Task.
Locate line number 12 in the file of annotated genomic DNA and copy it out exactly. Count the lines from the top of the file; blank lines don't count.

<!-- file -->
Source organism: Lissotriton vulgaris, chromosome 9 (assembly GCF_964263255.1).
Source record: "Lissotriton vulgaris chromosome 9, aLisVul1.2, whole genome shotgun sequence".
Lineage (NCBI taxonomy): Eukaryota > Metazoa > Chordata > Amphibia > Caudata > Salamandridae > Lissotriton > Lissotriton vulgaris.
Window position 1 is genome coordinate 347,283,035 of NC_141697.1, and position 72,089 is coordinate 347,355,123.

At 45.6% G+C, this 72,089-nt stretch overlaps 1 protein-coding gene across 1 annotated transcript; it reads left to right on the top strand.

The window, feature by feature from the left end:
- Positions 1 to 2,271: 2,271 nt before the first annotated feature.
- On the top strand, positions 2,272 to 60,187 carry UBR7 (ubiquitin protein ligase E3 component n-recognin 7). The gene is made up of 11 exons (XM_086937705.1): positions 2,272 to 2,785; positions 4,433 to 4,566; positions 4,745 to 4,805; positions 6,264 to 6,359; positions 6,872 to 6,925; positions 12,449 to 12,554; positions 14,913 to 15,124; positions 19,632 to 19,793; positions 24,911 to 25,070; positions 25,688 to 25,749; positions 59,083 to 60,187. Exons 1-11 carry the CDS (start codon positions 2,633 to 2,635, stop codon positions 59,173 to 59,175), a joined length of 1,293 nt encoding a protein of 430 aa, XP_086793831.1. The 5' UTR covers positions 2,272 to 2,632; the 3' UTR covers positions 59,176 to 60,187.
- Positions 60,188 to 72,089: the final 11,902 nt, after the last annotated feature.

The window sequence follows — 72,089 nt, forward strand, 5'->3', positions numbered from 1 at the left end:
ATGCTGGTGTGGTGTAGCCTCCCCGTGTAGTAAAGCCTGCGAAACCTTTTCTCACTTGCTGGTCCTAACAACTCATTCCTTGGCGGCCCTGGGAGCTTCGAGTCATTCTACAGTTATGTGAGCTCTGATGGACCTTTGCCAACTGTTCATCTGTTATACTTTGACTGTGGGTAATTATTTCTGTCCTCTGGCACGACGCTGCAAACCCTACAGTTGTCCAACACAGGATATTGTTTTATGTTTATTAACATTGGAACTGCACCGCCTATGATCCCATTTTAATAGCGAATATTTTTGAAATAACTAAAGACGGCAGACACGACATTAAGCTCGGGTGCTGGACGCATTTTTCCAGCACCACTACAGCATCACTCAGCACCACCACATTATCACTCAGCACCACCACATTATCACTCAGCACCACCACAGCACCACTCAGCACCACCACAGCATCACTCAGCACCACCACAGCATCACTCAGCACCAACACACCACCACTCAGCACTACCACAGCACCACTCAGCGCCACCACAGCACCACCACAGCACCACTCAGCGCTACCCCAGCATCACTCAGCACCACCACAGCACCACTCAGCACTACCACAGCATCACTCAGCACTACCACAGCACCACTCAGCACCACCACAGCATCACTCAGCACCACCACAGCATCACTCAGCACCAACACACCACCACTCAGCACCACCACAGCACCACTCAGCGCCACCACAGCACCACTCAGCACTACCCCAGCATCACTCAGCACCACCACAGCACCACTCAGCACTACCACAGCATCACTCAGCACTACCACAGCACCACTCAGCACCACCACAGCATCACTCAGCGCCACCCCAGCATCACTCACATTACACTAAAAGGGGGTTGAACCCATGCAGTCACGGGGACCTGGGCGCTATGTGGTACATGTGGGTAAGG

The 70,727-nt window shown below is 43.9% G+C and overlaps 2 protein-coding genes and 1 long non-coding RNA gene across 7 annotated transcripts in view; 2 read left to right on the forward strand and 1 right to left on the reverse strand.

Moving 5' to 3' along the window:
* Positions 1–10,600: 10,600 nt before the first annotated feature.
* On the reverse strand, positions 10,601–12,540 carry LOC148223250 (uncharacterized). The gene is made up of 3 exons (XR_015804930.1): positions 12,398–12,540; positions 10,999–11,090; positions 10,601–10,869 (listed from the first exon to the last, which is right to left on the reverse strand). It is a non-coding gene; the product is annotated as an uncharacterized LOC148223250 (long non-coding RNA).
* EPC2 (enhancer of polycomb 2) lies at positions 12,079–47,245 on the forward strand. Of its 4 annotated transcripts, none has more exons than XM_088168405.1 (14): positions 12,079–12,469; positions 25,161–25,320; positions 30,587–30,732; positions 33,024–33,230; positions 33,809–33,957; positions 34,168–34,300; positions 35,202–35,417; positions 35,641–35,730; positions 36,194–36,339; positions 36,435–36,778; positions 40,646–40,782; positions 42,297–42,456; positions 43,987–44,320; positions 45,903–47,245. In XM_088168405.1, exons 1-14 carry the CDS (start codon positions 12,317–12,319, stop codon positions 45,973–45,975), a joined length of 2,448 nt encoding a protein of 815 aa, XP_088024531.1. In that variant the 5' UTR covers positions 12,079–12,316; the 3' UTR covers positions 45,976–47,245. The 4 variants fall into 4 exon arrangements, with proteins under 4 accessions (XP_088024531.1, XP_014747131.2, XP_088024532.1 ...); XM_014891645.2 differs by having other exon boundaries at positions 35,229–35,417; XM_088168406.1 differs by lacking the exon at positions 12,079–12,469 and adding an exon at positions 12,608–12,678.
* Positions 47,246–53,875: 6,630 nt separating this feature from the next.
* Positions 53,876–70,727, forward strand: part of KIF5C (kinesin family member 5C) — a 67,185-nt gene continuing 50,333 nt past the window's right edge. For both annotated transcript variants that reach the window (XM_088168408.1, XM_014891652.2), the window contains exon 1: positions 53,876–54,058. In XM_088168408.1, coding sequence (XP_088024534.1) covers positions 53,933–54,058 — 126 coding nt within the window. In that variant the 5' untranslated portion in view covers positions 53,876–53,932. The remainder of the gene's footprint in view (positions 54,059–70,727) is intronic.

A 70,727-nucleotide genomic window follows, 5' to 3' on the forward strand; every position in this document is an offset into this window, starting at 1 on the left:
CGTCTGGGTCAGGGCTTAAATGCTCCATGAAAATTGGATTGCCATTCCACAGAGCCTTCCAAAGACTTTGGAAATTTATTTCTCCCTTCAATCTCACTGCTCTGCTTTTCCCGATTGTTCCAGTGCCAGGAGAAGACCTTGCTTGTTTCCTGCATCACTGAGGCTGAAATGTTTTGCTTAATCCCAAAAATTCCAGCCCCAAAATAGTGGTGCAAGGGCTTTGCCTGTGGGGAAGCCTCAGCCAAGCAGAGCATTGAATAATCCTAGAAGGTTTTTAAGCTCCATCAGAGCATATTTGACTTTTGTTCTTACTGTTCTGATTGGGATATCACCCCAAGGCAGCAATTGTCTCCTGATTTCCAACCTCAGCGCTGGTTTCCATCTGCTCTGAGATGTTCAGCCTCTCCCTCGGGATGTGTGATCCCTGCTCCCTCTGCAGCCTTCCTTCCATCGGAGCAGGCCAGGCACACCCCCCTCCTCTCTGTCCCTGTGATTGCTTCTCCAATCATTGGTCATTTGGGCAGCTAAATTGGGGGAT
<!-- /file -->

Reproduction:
The 70,727-nt window shown below is 43.9% G+C and overlaps 2 protein-coding genes and 1 long non-coding RNA gene across 7 annotated transcripts in view; 2 read left to right on the forward strand and 1 right to left on the reverse strand.